Canvey Island; Pottsville, Iowa; and Jerusalem

Last week Yediot Acharonot ran a story about a Satmar community that is burgeoning on an island at the mouth of the Thames River. The area was economically depressed, real estate was dirt cheap, and the Satmar community of North London, which was bursting at its seams, found this as a venue in which to expand. The indigenous population, described as Anglicans and agnostics, was understandably concerned about the fabric of their community, but some of their members pushed and cajoled, and described how wonderful it would be to have these God-fearing people living in their midst.

The story seemed familiar, so I dug around in my library and found a copy of Pottsville: A Clash of Cultures in Heartland America, by Stephen Bloom. The book was written back in 2000 before Pottsville and its kosher abattoir became infamous because of the raids by federal agents, and the conviction of its owner for violation of immigration, labor and environmental laws.  The story is about the tensions between the German Lutherans and the haredi Jews who were imported to work in the slaughterhouse. It was told by a professor of journalism at the University of Iowa, a non-observant Jew originally from New York, who hankered for some Jewish soul food. When the mismatched expectations – the Lubavitchers viewed him as a potential ba’al teshuva – led to a falling out, Bloom’s journalistic instincts led him to stick around and investigate the tensions and the inevitable denouement.

Some of the sources of friction were inevitable. Instead of striving for neighborly relations, the haredi Jews seemed to violate all the standards of behavior, in a small town, in the Midwest, in the 1990s. A local might greet his new neighbor in the street, but the latter would walk by him as if he were air. Without getting into the specifics, although some of the scenes described are at the same time cringe-worthy and humorous. The pride that the locals took in maintaining their lawns and their cars were completely ignored by the Jewish population. The penchant for besting someone in a business deal, plainly put cut-throat business practices, ran afoul of the conventions and offended the sense of good neighborliness.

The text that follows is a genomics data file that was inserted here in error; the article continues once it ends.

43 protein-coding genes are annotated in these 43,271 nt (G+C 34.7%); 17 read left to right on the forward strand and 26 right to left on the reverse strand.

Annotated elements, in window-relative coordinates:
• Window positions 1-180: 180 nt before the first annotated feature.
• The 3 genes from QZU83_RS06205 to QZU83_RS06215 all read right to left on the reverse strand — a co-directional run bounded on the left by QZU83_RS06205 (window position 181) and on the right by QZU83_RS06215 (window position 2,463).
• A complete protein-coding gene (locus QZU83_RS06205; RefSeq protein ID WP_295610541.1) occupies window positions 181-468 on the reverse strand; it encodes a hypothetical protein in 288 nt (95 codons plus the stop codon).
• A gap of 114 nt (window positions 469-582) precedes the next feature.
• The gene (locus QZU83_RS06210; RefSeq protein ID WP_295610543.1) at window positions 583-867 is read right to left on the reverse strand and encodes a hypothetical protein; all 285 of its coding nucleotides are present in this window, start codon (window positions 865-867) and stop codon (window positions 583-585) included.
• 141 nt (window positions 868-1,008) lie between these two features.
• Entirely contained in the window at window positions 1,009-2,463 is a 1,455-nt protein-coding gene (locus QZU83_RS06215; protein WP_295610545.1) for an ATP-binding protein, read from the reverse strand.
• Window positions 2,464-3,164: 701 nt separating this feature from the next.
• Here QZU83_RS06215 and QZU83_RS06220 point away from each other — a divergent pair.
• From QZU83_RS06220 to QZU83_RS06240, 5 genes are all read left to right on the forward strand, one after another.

Getting back to Canvey Island, someone should have distributed copies of this book to the members of the city council. This not having happened, I would venture the following predictions:

  1. The love-fest and the estimation of the Hassidim as cute or God-fearing is going to wear thin very quickly.
  2. British Jewry was always a lot less assertive than their American cousins. They strove not to stand out. When this blows up it is going to be a very big and very public mess. (The Board of Deputies of British Jews should be preparing their damage control already.)
  3. As in Pottsville, some of the locals profited handsomely. I would suggest that tracking the net worth of some of the members of the town council and business community would correlate very nicely with their support for the Satmar influx. Remember the Aesop fable about a fox whose tail was caught and subsequently severed by a hunter’s trap. This fox expended a good deal of effort to convince his fellow foxes that tailless was the way to go and how this was a bold new look. An old and wise fox responded, “Before I take off my tail, let me see someone who has a tail voluntarily remove his.” The story about diversity and coexistence is merely a smokescreen for financial interests.

And what does this have to do with Jerusalem? Last week some friends of mine (he is 88, she is 86) were coming back to Jerusalem by bus. They, along with thousands of other people, were stuck in one spot for over an hour and a half while haredim closed the entrance to the city in what amounts to an internal haredi power struggle. If a sovereign Jewish state cannot figure out its relationship with its haredi community, what can we expect of the poor goyim?

About the Author
Resident of Hashmonaim. Student in the Bible Department at Bar-Ilan University.
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